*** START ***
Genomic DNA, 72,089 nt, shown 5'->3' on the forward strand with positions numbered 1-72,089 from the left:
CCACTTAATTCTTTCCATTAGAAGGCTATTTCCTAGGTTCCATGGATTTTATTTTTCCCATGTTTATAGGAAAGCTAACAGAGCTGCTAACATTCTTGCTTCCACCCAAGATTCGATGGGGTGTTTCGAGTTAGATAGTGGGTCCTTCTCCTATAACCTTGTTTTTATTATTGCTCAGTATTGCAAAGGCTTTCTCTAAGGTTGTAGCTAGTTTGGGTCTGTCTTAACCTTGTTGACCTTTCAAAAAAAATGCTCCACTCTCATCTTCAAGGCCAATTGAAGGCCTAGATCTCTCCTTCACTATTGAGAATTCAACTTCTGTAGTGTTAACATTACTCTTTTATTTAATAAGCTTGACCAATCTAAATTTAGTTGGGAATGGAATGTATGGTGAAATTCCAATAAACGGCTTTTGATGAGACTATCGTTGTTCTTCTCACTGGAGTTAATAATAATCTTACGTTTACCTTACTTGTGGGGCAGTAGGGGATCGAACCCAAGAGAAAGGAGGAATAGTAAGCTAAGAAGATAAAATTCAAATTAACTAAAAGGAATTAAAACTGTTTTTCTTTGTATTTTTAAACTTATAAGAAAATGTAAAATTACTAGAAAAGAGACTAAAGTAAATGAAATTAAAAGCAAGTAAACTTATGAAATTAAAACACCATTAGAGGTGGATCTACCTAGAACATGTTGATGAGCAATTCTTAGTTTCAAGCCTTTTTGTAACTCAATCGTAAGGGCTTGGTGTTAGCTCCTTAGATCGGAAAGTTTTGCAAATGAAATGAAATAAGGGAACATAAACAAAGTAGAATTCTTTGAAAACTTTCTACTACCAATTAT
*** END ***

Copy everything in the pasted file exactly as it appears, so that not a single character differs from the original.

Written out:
Genomic DNA, 72,089 nt, shown 5'->3' on the forward strand with positions numbered 1-72,089 from the left:
CCACTTAATTCTTTCCATTAGAAGGCTATTTCCTAGGTTCCATGGATTTTATTTTTCCCATGTTTATAGGAAAGCTAACAGAGCTGCTAACATTCTTGCTTCCACCCAAGATTCGATGGGGTGTTTCGAGTTAGATAGTGGGTCCTTCTCCTATAACCTTGTTTTTATTATTGCTCAGTATTGCAAAGGCTTTCTCTAAGGTTGTAGCTAGTTTGGGTCTGTCTTAACCTTGTTGACCTTTCAAAAAAAATGCTCCACTCTCATCTTCAAGGCCAATTGAAGGCCTAGATCTCTCCTTCACTATTGAGAATTCAACTTCTGTAGTGTTAACATTACTCTTTTATTTAATAAGCTTGACCAATCTAAATTTAGTTGGGAATGGAATGTATGGTGAAATTCCAATAAACGGCTTTTGATGAGACTATCGTTGTTCTTCTCACTGGAGTTAATAATAATCTTACGTTTACCTTACTTGTGGGGCAGTAGGGGATCGAACCCAAGAGAAAGGAGGAATAGTAAGCTAAGAAGATAAAATTCAAATTAACTAAAAGGAATTAAAACTGTTTTTCTTTGTATTTTTAAACTTATAAGAAAATGTAAAATTACTAGAAAAGAGACTAAAGTAAATGAAATTAAAAGCAAGTAAACTTATGAAATTAAAACACCATTAGAGGTGGATCTACCTAGAACATGTTGATGAGCAATTCTTAGTTTCAAGCCTTTTTGTAACTCAATCGTAAGGGCTTGGTGTTAGCTCCTTAGATCGGAAAGTTTTGCAAATGAAATGAAATAAGGGAACATAAACAAAGTAGAATTCTTTGAAAACTTTCTACTACCAATTAT